Menstruation & The Lunar Cycle
It all starts with Menarche (“MEN-ar-kee”), which is the first menstrual cycle, which marks a young adolescent girl’s advancement into womanhood. It can happen as early as about age 9 or up to age 15. Every woman has her own story of when and where this marker event occurred.
Although menstruation is a healthy process experienced by half the human race for three or four decades of their lives, it remains a taboo subject, rarely spoken about among women and never in mixed company. We might ask: what is so potent and unmentionable about this normal female bleeding?
“The menstrual cycle is the most basic, earthy cycle we have. Our blood is our connection to the archetypal feminine. The macrocosmic cycles of nature, the waxing and waning, the ebb and flow of the tides and the changes of the seasons, are reflected on a smaller scale in the menstrual cycle of the individual female body. The monthly ripening of an egg and subsequent pregnancy or release of menstrual blood mirror the process of creation as it occurs not only in nature, unconsciously, but in human endeavor. In many cultures, the menstrual cycle has been viewed as sacred.”
Source: Christiane Northrup, M.D.
It is by no coincidence that the length of our menstrual cycles is synced up with the waxing and waning of the moon, occurring around every 28 days. The moon cycle changes from the waxing new moon of increasing light, to the full moon of total illumination, to the dark waning moon of decreasing light, and back to the waxing new moon of increasing light again.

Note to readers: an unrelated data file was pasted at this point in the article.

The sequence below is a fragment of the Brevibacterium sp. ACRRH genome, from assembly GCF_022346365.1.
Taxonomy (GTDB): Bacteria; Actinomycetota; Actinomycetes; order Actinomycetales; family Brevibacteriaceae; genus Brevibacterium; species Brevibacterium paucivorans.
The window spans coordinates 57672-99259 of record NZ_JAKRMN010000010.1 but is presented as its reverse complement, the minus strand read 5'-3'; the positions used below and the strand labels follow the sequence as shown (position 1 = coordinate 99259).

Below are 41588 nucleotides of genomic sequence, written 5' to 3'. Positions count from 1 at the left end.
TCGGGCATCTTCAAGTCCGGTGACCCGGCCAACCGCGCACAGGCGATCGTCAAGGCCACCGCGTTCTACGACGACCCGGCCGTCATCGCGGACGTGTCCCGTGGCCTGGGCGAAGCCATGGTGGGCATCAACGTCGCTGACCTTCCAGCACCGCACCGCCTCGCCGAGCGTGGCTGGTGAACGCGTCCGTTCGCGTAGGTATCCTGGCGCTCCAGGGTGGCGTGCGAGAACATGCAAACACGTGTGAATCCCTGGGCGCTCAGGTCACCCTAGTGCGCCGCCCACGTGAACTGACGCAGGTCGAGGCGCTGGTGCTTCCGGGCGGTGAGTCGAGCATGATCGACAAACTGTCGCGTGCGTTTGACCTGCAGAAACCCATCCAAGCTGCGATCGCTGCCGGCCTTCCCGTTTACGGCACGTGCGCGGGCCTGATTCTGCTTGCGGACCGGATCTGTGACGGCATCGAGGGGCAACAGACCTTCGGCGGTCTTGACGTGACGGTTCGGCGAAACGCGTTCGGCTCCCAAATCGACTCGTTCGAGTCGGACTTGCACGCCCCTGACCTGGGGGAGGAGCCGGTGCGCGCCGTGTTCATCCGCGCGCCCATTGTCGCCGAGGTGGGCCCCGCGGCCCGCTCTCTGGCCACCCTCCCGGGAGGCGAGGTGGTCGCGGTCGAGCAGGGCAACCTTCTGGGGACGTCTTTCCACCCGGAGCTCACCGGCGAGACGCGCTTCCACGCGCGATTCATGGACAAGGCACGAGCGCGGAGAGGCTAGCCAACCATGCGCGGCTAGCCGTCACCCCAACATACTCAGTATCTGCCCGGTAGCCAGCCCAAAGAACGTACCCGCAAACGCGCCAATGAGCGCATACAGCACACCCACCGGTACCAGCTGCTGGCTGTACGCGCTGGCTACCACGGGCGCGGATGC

Similar to the moon cycle, a woman’s menstrual cycle changes from the menstruation of new growth, to the ovulation of full power and blossom, to the pre-menstrual phase of harvest and degeneration, and back to menstruation of renewal again. Scientific research has documented that the moon rules the flow of fluids (ocean tides as well as individual body fluids) and affects the unconscious mind and dreams. Recent research has found that the immune system of the reproductive tract is cyclic as well, reaching its peak at ovulation, and then beginning to wane.
The menstrual cycle governs the flow not only of fluids but of information and creativity. We receive and process information differently at different times in our cycles. The woman’s menstrual cycle can be divided into phases, which take on archetypal, or universally recognised, feminine energies, they also mirror the seasonal weather changes. A woman will experience changes in accordance to where she in her menstrual cycle.